While nominally labeled an analyst report regarding the publicly traded stock of Warner, the core of the Citi Report was a broadside attack on Terra Firma, its investment in EMI, and its reputation. Citi launched the attack in order to create marketplace uncertainty about EMI’s ability to operate as a going concern, thereby damaging EMI’s currentand prospective business relationships and profitability, and undermining Terra Firma’s ability tomanage EMI successfully.

In other words, Citi’s objective in publishing the Citi Report was to undermine EMI’s performance, causing the business to fail the quarterly covenant test and thereby allowCiti to wrest control of EMI from Terra Firma.

Wow, a research report can do all that?

Citi was kind enough to send me a copy of the report, although they refuse to let me post it here so that you can see for yourself what it does and doesn’t contain.

It’s true that the report talks a lot about “EMI’s banks” without ever disclosing that in fact there’s only one bank involved — Citi. One would think that given the authorship of the report, that would be a pretty obvious disclosure to make, but at the same time the identity of EMI’s banker was already known to anybody following the EMI saga.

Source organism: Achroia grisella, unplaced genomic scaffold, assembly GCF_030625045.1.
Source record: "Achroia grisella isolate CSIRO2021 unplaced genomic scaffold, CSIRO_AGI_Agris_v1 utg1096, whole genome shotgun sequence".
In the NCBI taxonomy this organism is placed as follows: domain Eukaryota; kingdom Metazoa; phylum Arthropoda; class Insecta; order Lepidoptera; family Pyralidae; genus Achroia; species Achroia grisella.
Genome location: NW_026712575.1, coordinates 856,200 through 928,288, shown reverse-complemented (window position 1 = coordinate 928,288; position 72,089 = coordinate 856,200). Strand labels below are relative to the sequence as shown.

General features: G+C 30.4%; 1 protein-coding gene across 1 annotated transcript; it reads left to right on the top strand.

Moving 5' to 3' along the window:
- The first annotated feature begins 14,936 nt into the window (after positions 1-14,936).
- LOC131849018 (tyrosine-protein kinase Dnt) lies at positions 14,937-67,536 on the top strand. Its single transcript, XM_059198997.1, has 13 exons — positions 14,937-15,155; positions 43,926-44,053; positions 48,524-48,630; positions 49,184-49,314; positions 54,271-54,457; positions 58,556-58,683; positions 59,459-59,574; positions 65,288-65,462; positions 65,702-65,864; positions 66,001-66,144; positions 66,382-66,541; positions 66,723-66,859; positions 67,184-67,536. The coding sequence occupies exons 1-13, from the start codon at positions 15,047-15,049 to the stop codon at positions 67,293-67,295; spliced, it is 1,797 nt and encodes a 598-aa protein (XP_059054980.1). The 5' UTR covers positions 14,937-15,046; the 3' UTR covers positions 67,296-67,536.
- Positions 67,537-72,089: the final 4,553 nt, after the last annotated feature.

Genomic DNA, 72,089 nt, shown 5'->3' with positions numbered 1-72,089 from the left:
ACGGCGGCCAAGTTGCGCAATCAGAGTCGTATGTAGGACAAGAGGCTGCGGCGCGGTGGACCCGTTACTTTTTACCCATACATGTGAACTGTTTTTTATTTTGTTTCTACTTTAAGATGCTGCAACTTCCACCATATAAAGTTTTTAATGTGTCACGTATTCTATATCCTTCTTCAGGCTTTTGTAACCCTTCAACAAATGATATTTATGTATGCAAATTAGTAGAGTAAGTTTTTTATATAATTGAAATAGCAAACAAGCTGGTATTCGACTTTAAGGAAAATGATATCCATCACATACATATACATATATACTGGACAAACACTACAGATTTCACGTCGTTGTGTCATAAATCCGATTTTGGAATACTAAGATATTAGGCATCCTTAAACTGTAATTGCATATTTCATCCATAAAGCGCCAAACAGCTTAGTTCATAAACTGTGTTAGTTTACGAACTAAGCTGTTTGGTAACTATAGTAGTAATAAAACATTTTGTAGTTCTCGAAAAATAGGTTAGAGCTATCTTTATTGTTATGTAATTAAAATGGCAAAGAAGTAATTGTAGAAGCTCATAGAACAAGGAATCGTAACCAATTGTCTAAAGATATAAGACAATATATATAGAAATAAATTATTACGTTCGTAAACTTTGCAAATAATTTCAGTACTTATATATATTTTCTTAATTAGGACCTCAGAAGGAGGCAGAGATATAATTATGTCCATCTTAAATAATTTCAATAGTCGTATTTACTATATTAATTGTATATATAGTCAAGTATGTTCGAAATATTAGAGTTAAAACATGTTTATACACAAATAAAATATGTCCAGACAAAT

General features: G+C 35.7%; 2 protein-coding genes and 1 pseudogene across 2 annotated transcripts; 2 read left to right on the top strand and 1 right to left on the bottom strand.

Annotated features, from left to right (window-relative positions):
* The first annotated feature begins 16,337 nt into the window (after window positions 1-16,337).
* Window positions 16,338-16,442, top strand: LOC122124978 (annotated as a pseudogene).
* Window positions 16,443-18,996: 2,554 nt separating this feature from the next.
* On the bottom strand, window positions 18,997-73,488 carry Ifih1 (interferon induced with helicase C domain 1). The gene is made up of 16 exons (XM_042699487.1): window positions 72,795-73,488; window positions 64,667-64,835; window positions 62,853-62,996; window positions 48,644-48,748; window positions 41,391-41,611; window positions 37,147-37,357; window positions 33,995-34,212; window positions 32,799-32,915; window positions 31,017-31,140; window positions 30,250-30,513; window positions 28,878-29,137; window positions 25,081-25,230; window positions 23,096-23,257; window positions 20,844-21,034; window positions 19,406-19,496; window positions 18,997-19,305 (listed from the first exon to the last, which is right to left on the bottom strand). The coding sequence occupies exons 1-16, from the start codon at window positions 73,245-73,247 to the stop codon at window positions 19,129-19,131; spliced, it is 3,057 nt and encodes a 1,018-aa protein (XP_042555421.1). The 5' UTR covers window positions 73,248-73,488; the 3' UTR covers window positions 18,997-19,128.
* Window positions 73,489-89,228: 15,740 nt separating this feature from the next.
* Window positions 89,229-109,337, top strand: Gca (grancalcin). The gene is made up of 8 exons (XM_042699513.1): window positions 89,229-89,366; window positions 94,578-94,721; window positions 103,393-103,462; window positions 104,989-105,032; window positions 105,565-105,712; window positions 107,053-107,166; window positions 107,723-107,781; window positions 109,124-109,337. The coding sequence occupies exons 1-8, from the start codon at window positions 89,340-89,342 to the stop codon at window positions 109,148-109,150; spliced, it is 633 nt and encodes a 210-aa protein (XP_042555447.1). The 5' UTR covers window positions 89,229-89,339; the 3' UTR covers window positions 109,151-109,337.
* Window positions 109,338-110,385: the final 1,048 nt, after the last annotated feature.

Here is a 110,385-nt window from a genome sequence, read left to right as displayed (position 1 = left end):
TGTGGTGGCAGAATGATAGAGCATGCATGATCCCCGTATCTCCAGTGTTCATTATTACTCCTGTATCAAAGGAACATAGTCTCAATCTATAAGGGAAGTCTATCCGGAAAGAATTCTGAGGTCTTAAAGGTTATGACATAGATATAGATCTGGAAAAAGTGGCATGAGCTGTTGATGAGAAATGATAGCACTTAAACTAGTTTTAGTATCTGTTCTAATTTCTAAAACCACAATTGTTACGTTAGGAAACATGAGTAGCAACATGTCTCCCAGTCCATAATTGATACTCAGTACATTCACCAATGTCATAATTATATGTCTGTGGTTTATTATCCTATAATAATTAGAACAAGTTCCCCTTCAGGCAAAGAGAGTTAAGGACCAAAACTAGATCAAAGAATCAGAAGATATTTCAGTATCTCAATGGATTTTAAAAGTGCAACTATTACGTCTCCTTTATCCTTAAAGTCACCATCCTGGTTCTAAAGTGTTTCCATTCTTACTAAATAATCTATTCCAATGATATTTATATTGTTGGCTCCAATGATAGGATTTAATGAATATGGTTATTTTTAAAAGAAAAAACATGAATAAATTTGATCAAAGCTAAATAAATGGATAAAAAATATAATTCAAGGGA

But I see no “broadside attack on Terra Firma” in the report. Instead, it’s all based on the fact — and it is a fact — that Terra Firma is asking Citi to write down the principal amount owed, in return for Terra Firma injecting hundreds of millions of dollars of new money into EMI. Writes analyst Jason Bazinet:

The key question for the banks is do they accept Terra’s offer to lower debt, wait for the industry to turn- around, or do they push EMI into insolvency?

The point here is that any bank can be expected to act in its own best interest. Terra Firma is offering one option: a write-down of principal, along with an increased chance of repayment after new money is invested into the company. But any such option carries an implicit ultimatum: if you don’t write down your loan, Terra Firma is saying, then we won’t inject any more money, and EMI will be forced into bankruptcy.

Bazinet’s report basically just looks at what happens in that latter case. When a company declares bankruptcy, it essentially gets taken over by its creditors. In this case, the creditor is Citi, which — as the Terra Firma lawsuit explains at length — has long been advising both EMI and Warner Brothers with an eye to merging the two companies. But even putting to one side the existence of Citi’s M&A advisory practice, the obvious Plan A for any creditor faced with Terra Firma’s ultimatum is to seize the company and sell it to Warner. If the proceeds of such an action mean that the bank gets its original loan back in full, there’s no reason to go along with Terra Firma’s plan and write down the loan.